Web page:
Ch. 20 Fair Skinned Woman

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No one can look attractive with a snorkeling mask and tube stuck to their face. Not even Russell, unless she looked at his shoulders down—then the story was quite different. Her heart rate picked up, sending starry flashes to her eyes.

Stop it, she thought. Stop it! For pity's sake, stop reminding yourself how sexy his body is. She could have sworn there were distant drums beating in an urgent, tribal rhythm.

"Okay, so bite down hard on the tube or you will feel like you're gagging and water will leak in," Russell was explaining. Beth tried to pay attention and banish the drum beating. "Keep your head and body flat on the surface, we'll try diving some other time. It can be tricky. Stay next to me or if for some reason we get separated, then head back for shore."

"Are you sure this will work? I'm not a very strong swimmer; after a couple of minutes, I'm bushed," she said, nervous.

"Snorkeling is nothing like swimming. You float the whole time, there is almost no effort, I promise. That said, it can still be dangerous if you go too far and get caught in the current, which is why we are not going too far today. Ready?"

She nodded and stomped awkwardly through the sand in her flippers to the water. She did exactly what he did: waded in slowly and leaned forward to float on her stomach. She had a short moment of panic when she had to take her first breath while her face was underwater, but it passed as soon as her lungs were full.

Fantastic was the only word she could find for the experience. She wanted to sing every goofy Disney song she could remember from The Little Mermaid, Aladdin, Tangled and after a few minutes The Sound of Music. She wasn't sure what the Austrian hills of pre-World War II being sung about by a novice nun had to do with snorkeling in Hanalei, but that was how she felt; that this whole underwater world was vibrantly, fabulously alive and full of song. And there she was, floating around on it, soaking it up, living with it; the coral, the rocks, the sliding sand, a sea turtle (!), the brightly colored fish and dancing sea weed. Where the heck was her camera?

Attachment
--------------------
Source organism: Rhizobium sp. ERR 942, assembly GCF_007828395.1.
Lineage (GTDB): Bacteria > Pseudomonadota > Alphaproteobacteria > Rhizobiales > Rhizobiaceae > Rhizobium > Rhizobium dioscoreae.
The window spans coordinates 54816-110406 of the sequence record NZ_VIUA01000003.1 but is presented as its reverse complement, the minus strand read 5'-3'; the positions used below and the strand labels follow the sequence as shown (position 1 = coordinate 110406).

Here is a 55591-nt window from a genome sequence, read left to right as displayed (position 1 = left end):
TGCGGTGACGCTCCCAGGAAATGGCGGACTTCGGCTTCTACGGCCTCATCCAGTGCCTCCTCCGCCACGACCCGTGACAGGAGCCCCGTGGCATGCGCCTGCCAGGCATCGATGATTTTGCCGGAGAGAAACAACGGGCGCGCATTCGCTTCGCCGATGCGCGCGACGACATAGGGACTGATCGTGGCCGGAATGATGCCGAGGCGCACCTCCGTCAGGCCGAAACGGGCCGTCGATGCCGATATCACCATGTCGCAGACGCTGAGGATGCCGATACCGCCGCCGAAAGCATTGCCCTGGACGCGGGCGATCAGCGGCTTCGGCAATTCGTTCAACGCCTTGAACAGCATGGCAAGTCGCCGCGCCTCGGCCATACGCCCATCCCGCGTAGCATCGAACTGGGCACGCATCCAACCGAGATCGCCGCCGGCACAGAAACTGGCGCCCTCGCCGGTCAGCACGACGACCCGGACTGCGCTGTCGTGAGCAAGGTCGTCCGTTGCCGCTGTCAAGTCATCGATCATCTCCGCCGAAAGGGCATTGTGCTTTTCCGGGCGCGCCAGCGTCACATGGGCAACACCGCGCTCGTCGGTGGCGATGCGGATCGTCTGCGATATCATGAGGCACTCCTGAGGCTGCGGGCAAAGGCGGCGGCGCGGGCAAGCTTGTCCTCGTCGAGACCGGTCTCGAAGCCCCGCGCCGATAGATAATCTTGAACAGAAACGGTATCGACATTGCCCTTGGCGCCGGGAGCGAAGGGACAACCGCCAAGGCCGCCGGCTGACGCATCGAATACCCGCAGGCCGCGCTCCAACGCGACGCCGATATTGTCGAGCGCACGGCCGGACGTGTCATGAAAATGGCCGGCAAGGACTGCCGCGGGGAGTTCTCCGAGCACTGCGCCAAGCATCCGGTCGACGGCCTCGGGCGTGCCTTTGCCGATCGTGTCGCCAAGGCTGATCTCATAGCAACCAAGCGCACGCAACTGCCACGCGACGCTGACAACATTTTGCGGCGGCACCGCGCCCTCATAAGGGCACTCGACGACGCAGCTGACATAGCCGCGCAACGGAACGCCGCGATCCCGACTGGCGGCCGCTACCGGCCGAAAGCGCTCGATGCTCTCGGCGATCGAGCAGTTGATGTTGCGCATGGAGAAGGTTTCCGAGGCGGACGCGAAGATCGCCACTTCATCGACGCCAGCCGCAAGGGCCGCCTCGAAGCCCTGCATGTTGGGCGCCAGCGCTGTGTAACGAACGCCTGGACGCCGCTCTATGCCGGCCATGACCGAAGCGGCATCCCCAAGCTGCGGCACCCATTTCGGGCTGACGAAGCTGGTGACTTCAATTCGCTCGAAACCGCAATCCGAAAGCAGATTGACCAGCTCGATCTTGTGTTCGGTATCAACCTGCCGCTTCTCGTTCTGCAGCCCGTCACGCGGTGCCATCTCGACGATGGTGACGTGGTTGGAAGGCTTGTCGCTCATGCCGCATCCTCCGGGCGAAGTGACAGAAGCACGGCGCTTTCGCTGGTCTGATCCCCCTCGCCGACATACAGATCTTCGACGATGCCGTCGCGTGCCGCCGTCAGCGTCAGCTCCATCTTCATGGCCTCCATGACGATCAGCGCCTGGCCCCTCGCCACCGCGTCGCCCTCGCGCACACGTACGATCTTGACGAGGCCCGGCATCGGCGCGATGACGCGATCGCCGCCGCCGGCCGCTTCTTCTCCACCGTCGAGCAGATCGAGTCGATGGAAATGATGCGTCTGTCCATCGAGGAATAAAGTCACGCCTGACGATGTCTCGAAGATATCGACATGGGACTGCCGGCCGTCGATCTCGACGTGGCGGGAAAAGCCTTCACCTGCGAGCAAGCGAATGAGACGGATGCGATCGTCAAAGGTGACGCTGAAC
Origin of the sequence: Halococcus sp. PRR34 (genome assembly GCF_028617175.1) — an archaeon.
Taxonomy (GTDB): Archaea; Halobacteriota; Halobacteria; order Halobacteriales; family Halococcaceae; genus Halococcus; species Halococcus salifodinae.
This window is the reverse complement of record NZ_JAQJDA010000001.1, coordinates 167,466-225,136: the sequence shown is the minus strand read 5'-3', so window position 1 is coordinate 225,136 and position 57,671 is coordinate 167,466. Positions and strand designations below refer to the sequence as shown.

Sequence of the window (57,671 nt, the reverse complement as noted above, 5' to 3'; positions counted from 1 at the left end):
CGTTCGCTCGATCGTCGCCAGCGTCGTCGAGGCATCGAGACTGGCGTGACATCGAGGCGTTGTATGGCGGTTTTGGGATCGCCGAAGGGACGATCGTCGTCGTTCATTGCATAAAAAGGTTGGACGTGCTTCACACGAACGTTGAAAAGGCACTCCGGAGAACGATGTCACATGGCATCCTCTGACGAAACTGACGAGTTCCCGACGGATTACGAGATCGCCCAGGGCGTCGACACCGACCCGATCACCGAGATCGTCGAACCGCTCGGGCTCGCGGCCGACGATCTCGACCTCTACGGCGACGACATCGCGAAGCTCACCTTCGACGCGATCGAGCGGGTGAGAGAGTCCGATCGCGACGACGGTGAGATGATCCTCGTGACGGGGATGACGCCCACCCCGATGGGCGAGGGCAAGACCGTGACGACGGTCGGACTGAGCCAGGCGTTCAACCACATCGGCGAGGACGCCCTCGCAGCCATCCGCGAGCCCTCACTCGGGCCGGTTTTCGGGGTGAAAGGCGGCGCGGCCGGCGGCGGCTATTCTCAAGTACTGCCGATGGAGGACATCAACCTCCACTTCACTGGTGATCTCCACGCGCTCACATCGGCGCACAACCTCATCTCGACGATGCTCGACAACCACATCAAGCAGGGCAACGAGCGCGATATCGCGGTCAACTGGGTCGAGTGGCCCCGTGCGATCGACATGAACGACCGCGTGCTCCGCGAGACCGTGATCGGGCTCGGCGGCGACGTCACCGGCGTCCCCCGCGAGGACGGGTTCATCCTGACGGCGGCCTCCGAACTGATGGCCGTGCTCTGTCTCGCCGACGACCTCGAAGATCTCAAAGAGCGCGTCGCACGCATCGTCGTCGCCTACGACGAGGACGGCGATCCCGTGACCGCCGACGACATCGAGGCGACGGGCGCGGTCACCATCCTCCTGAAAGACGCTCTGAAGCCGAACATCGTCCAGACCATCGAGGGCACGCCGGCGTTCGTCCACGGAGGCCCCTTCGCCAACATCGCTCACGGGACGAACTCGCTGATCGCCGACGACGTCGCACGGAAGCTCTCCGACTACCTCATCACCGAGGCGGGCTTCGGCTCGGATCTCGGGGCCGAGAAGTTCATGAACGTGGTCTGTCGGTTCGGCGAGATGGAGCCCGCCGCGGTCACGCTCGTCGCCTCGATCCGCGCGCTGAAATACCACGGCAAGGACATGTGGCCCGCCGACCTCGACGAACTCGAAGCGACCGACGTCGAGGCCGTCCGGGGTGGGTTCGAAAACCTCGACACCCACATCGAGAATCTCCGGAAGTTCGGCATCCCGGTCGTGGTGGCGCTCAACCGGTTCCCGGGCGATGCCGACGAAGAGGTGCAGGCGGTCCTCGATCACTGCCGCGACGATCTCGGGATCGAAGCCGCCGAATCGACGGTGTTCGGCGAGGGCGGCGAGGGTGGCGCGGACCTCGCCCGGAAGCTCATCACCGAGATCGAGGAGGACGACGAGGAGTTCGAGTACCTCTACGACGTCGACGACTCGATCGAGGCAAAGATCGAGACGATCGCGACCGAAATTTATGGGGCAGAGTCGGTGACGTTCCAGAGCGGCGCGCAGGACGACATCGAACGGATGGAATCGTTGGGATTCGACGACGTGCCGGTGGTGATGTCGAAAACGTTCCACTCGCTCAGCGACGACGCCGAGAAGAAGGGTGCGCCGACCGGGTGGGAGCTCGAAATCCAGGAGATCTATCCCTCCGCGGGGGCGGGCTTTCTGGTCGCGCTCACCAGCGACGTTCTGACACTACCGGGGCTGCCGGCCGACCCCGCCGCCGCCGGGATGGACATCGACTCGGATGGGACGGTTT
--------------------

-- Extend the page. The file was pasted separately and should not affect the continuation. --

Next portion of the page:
She would have to buy one of those bright yellow, underwater cameras she had seen in store, and come again tomorrow when she was prepared.

Russell seemed content to follow her around as she flapped this way and that. Every once in a while, he would dive to go in between the coral reefs and she was as happy to watch him as she had been to watch the fish.

So she was weak, there were worse crimes. Live it up while you can, she told herself as they swam back to shore. There is so much to admire; he was just one more gorgeous creature to look at on this island. Go ahead and be weak.

They rinsed off under the public showers at the beach bathrooms and by then, it was evening. Beth was starving.

"So where do we eat tonight?" she asked. "I hope we don't have to catch our own fish and grill it back at the campsite. No way am I doing that."

"It is one possibility, but if that doesn't sound exactly appealing to you, then I suggest we go to a beachside restaurant I know of."

"Was it one of your favorite places to eat when you came here?"

"My aunt was an avid lunch packer and my uncle was a master griller. The very few times I ate out, I went to this restaurant," Russell said, smiling.

"Then by all means, after you."


Interesting how some things never change, and even when they do, it still feels exactly the same, Russell thought as he opened the door to the North Shore Grill and Buffet. The hole-in-the-wall restaurant was, as they say, off the beaten path and not near anything else except for a lonely stretch of sand. It was kept alive by the reputation of its great food. They had remodeled; the paint was new and the tables were solid wood. Yet, the atmosphere was the same and the view had not changed. He was fifteen again in a thirty-four year old's body. The smell had not changed, either; his stomach contorted in hunger pains at the grilled food odors pervading the tiny restaurant.

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